"We see an increase in the number of people who have low blood sugars during final exam time," said Madden. "Kids get so focused on the exam that they don't eat enough or focus on their insulin."

Those late night study sessions don't help either.

"With decreased rest, a person with diabetes is more susceptible to unexpected low blood sugar," said Madden. "You tend to miss the symptoms if you're too tired."

Chemical dependence

As most students know, there's more than one type of all-nighter in the ivory tower. A typical Friday night can lead well into Saturday morning on fraternity row. Many students pass these hours with a beer or two (or more) to forget about monstrous professors and social anxiety.

Sometimes, insulin shots take a backseat to shots of tequila.

"If the kids are drinking, they may forget when they took their last shot or when to take their next," said Madden. "And if they do remember, will they anticipate what the drugs or alcohol are doing to their blood sugar levels? Plus, it's harder to recognize the symptoms of low blood sugar when you've had drugs or alcohol."

And the risks don't end when the kegs are kicked. A "crashed out" college student may be just another casualty of dormitory living, but it's also a red flag in diabetes management.

The liver produces a certain amount of glucose during sleep. However, if there is alcohol running through the bloodstream, the liver will work to filter out the alcohol and be unable to produce glucose.

"If all of a sudden you don't have the glucose you normally do, you could have some trouble," said Madden.

Study groups

While negotiating classes, insulin, parties, glucose tests, social pressures and diet can prove a difficult challenge, it needn't be surmounted alone. When it comes to diabetes management, there really is safety in numbers.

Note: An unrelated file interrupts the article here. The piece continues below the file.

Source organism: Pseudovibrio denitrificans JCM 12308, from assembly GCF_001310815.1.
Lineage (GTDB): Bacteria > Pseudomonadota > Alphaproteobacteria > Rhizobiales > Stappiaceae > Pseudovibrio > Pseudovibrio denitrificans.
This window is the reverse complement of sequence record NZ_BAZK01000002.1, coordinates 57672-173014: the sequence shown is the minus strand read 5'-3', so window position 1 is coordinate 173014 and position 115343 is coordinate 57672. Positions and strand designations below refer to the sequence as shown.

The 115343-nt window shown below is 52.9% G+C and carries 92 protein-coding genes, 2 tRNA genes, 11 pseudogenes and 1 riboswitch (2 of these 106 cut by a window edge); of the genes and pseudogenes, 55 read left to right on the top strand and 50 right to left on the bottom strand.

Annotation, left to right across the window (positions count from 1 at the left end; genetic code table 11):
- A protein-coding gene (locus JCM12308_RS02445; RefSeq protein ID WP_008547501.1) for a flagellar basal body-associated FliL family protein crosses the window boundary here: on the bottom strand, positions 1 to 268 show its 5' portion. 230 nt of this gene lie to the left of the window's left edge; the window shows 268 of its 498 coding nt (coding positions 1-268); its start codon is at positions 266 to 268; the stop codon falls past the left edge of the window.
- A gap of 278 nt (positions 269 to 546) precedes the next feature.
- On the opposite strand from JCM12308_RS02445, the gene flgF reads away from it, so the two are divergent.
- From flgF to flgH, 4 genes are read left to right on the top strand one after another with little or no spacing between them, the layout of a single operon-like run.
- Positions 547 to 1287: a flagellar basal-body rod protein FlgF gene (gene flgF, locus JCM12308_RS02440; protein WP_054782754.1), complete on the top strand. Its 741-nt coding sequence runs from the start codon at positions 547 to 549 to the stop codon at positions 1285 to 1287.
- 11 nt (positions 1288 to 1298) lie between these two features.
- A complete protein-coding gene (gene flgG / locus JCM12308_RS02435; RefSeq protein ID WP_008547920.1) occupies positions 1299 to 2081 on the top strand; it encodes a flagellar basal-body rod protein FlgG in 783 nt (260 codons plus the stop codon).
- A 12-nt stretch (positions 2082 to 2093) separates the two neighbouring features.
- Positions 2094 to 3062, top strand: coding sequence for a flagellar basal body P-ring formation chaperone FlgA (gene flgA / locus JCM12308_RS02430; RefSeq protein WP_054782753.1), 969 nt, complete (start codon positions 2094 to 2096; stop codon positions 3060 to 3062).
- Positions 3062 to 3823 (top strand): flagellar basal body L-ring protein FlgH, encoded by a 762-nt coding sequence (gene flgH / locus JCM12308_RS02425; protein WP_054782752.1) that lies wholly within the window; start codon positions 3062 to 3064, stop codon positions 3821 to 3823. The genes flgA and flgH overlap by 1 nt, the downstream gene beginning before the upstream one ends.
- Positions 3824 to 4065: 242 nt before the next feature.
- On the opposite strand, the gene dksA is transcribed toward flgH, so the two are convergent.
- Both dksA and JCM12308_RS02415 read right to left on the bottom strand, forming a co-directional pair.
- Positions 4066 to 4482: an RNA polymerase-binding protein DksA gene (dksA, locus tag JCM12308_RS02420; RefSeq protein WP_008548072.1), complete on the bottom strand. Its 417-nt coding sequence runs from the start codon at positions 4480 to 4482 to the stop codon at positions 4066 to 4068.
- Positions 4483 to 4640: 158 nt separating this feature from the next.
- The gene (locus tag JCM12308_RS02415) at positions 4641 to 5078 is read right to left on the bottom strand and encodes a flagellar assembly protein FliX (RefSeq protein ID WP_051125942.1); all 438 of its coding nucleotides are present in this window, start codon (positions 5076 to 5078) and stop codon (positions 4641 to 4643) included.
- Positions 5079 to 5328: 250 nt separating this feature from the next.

"It's worth talking over with the school's health advisors before going off to college," said Matthew Riddle, M.D., professor of medicine and diabetes specialist at Oregon Health Sciences University. "After they get there, they're going to have to find a new support system."

This system needs trained medical professionals such as an endocrinologist or a diabetes educator. However, the most important role in this team may be a lab partner or the freshman next door. Recruiting teammates may require some courage.

"There's a very strong wish to fit in, and kids who regard their diabetes as abnormal or as a secret are going to have trouble," said Dr. Riddle. "It's really important for a person with diabetes to be able to count on a friend to run and get them some fruit juice."

Taking the diploma

Most students don't figure out the secret to college living in the first semester. It takes time to sever home ties, settle in and find the closest all night copying store.

The same learning curve applies to students with diabetes.

"After the first year of college, students are usually doing better with their diabetes than ever before," said Dr. Riddle. "I think the experience of going away to school and being on your own is a good experience in general, it helps people grow. I think this works the same way for diabetes."

Owen C. Franklin is a content producer at savvyHEALTH.com.